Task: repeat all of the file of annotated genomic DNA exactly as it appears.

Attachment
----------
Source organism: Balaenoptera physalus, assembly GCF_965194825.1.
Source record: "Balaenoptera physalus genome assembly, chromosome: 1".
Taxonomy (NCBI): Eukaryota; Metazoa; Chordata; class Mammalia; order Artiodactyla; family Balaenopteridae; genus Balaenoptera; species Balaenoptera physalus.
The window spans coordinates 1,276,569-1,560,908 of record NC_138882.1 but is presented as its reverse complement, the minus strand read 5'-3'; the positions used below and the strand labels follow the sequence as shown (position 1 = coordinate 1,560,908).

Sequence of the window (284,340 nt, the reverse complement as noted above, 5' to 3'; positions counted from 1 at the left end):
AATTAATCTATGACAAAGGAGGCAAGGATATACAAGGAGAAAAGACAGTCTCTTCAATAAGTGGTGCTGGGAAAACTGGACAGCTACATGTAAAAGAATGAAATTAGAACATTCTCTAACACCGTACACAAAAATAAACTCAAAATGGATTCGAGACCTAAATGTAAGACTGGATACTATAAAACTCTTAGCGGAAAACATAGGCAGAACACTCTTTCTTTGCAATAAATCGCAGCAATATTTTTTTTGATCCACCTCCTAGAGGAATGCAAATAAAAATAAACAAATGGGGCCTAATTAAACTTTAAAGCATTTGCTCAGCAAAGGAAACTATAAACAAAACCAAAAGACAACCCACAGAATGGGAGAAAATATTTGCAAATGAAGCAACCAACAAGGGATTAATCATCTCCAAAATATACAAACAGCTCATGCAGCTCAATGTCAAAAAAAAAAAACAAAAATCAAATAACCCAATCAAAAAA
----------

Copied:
Source organism: Balaenoptera physalus, assembly GCF_965194825.1.
Source record: "Balaenoptera physalus genome assembly, chromosome: 1".
Taxonomy (NCBI): Eukaryota; Metazoa; Chordata; class Mammalia; order Artiodactyla; family Balaenopteridae; genus Balaenoptera; species Balaenoptera physalus.
The window spans coordinates 1,276,569-1,560,908 of record NC_138882.1 but is presented as its reverse complement, the minus strand read 5'-3'; the positions used below and the strand labels follow the sequence as shown (position 1 = coordinate 1,560,908).

Sequence of the window (284,340 nt, the reverse complement as noted above, 5' to 3'; positions counted from 1 at the left end):
AATTAATCTATGACAAAGGAGGCAAGGATATACAAGGAGAAAAGACAGTCTCTTCAATAAGTGGTGCTGGGAAAACTGGACAGCTACATGTAAAAGAATGAAATTAGAACATTCTCTAACACCGTACACAAAAATAAACTCAAAATGGATTCGAGACCTAAATGTAAGACTGGATACTATAAAACTCTTAGCGGAAAACATAGGCAGAACACTCTTTCTTTGCAATAAATCGCAGCAATATTTTTTTTGATCCACCTCCTAGAGGAATGCAAATAAAAATAAACAAATGGGGCCTAATTAAACTTTAAAGCATTTGCTCAGCAAAGGAAACTATAAACAAAACCAAAAGACAACCCACAGAATGGGAGAAAATATTTGCAAATGAAGCAACCAACAAGGGATTAATCATCTCCAAAATATACAAACAGCTCATGCAGCTCAATGTCAAAAAAAAAAAACAAAAATCAAATAACCCAATCAAAAAA